To assess whether endogenous opioids participate in respiratory depression due to brain hypoxia, we determined the ventilatory response to progressive carboxyhemoglobinemia (1% CO, 40% O2) before and after administration of naloxone (NLX, 0.1 mg/kg iv). Minute ventilation (V̇I) and ventral medullary surface pH (Vm pH) were measured in six anesthetized, peripherally chemodenervated cats. NLX consistently increased base-line hyperoxic V̇I from 618 ± 99 to 729 ± 126 ml/min (P < 0.05). Although NLX did not alter the Vm pH response to CO [initial alkalosis, Vm pH 0.011 ± +0.003 pH units, followed by acidosis, Vm pH -0.082 ± 0.036 at carboxyhemoglobin (HbCO) 55%], NLX attenuated the amount of ventilatory depression; increasing HbCO to 55% decreased V̇I to 66 ± 6% of base line before NLX and to 81 ± 9% of base line after NLX (P < 0.05). The difference in response after NLX was primarily the result of a linear increase in tidal volume (VT) with decreasing Vm pH (ΔVT = 60.3 ml/-pH unit) which was absent before NLX. To assess whether the site of action of the endogenous opioid effect was the central chemosensors, the ventilatory and Vm pH response to progressive HbCO was determined in three additional cats before and after topical application of NLX (3 x 10-4 M) to the ventral medullary surface. The effect of topical NLX was similar to systemic NLX; significant attentuation of the reduction in V̇I with increasing HbCO. We conclude that 1) endogenous opioids mediate a portion of the depression of ventilation due to acute brain hypoxia and 2) this effect is probably at the central chemosensitive regions.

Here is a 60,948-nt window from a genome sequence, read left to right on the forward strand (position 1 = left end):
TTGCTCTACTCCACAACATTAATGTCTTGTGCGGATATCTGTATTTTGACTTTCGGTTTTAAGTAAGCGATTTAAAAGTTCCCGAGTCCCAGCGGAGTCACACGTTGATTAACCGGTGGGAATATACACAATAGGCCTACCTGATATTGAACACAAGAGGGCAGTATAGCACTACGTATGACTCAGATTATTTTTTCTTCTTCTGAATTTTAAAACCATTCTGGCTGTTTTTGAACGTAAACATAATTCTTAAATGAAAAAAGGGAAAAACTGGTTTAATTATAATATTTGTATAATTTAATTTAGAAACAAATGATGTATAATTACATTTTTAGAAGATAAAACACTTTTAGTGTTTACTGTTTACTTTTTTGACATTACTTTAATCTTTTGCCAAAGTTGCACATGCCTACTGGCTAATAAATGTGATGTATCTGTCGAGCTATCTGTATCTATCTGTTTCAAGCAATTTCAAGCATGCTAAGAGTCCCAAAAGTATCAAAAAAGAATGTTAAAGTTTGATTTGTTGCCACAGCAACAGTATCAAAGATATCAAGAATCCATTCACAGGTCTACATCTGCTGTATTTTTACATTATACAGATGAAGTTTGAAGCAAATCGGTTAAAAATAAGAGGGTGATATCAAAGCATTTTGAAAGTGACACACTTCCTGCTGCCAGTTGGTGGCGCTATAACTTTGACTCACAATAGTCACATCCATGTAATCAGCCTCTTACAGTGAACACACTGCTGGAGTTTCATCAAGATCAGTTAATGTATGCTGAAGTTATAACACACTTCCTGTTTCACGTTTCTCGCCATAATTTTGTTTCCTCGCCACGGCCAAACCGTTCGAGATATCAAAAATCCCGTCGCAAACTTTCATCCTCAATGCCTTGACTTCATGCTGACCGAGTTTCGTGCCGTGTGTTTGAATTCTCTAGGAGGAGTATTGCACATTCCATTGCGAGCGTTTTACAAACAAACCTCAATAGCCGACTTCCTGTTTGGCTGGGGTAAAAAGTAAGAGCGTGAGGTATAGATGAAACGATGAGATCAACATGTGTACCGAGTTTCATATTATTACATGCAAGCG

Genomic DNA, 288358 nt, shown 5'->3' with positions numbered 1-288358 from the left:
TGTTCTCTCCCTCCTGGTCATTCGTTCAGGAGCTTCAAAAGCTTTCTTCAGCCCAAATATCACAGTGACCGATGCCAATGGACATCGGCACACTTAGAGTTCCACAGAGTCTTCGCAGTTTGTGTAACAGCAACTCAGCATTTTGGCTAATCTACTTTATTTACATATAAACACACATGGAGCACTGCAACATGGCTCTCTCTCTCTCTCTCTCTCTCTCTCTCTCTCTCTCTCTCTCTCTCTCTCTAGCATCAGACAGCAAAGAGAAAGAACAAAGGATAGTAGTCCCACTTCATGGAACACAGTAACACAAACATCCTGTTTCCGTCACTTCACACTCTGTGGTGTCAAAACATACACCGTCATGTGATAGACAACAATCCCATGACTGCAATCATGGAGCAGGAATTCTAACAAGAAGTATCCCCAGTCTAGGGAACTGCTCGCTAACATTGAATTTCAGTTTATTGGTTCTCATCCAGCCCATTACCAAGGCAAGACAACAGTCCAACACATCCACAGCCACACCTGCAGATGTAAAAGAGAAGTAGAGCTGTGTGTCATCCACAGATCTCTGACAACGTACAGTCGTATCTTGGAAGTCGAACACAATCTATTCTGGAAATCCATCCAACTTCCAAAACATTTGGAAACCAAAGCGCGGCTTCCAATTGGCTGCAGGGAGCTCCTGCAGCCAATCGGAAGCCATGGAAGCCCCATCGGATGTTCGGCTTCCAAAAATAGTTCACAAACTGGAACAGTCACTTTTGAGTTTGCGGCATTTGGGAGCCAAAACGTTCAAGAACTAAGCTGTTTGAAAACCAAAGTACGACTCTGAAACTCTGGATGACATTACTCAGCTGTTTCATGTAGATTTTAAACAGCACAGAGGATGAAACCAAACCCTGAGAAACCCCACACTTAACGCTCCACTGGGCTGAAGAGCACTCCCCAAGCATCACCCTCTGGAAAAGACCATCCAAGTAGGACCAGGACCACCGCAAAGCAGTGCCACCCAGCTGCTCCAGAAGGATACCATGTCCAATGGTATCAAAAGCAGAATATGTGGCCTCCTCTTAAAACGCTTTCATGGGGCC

All Science Journal Classification (ASJC) codes
- Physiology (medical)